Interest rates are affecting current and future real estate deals. Here are tips to help real estate investors and developers navigate this challenging market.
The global economy has been greatly impacted by volatile interest rates. Record-high inflation has taken its toll on businesses and consumers worldwide and to combat these extreme circumstances, central banks have swiftly tightened their monetary policy.
As real estate investors carefully follow the current interest rate market, many are left wondering how interest rates are, or can, affect the future of their transactions. Following is a perspective on how interest rates are affecting commercial real estate deals, with tips to help real estate investors navigate this challenging market.
The current interest rate market
Since the start of 2022, the Federal Reserve has implemented seven rate hikes to combat high inflation in the U.S. economy and make lending more expensive for businesses and consumers. These rate hikes have ranged from 25 basis points up to 75 basis points at a time. Federal Reserve Chair Jerome Powell has stated that interest rates will continue to climb until inflation reverts to the annual 2% target.
As a result of these rate increases, the cost of debt is up nearly 300 basis points over the past year. Higher cost of debt is putting increased pressure on new real estate development due to difficulty locating financing sources that fit within a project’s capital stack. It’s also causing compression in building valuations across commercial sectors. The Commercial Property Price Index® (CPPI®) from Greenstreet shows a 14% decline in valuation in 2022 for commercial properties based off future projected cash flows. What was once a market inflated by the COVID-19 pandemic in early 2020 has now turned the corner as property values have begun to decline. See below for a snapshot of the Greenstreet CPPI:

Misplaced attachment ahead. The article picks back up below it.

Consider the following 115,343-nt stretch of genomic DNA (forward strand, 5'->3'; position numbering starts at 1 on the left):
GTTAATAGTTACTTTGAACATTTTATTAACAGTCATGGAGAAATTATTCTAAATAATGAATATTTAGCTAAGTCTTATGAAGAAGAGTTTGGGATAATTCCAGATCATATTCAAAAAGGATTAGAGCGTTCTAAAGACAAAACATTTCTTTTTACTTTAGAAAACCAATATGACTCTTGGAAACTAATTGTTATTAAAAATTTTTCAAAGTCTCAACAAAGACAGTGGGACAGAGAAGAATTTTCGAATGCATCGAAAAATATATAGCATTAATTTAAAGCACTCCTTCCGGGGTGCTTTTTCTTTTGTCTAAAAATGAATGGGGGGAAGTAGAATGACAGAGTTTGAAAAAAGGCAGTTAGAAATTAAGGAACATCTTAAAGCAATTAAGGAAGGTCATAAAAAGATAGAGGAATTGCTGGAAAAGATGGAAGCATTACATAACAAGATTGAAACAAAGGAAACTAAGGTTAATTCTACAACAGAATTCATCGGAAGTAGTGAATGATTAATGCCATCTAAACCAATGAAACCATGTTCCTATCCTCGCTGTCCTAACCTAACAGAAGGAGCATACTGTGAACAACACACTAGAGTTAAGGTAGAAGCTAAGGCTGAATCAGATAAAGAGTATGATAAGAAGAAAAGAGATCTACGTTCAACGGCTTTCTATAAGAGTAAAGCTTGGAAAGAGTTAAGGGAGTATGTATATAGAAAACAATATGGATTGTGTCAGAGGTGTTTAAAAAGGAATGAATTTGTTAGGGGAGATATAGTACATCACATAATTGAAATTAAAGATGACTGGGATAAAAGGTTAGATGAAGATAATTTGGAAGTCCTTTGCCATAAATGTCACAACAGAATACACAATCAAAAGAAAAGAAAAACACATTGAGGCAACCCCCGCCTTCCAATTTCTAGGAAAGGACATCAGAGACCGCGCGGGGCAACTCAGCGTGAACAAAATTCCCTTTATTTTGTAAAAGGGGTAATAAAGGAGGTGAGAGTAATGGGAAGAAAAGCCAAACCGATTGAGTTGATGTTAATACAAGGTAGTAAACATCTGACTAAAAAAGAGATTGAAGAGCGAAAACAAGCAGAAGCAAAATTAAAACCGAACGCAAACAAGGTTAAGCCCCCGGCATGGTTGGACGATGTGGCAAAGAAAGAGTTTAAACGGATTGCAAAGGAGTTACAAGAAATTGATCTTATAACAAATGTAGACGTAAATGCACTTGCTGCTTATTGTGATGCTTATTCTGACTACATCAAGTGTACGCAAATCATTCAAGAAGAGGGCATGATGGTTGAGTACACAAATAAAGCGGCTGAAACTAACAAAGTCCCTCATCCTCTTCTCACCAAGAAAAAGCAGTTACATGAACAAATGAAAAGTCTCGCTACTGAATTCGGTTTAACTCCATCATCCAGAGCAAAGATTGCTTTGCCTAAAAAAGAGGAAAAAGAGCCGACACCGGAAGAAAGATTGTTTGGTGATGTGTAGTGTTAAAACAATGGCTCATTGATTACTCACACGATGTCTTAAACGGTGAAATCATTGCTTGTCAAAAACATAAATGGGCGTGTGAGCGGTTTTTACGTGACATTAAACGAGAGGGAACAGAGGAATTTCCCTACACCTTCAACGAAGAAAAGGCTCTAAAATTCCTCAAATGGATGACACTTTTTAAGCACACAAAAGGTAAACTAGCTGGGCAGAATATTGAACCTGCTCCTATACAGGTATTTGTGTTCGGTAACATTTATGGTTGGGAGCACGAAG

Uncertainty in the interest rate market
The future is uncertain for the interest rate market, but there are signs of rate hikes slowing. In January 2022, the Federal Reserve slowed baseline rate hikes from 50 to 25 basis points, marking an inflection point in the battle with high inflation. Powell can be quoted saying that the Fed has “covered a lot of ground” but that the full effects of its plan to tighten monetary policy have yet to be fully felt and there is still “a ways to go.” Although the last rate hike slowed 25 basis points, the velocity of increases has been historical. Fed board members don’t expect to decrease index rates until at least 2024.
To provide private market interpretation of government commentary, Chatham Financial periodically releases a forward curve that can be useful in projecting future index rates. The company’s one-month SOFR (Secured Overnight Financing Rate) Forward Curve predicts interest rates will peak in August 2023, drop below 4% in December 2024, and flatten out to just above 3% by end of 2025 or early 2026 (projections as of March 1, 2023). It is important to remember Chatham Financials forward curve projects future rates based on Fed commentary and historical trends. All indicators seem to point to one expectation: investors can anticipate the cost of debt to increase over the next year.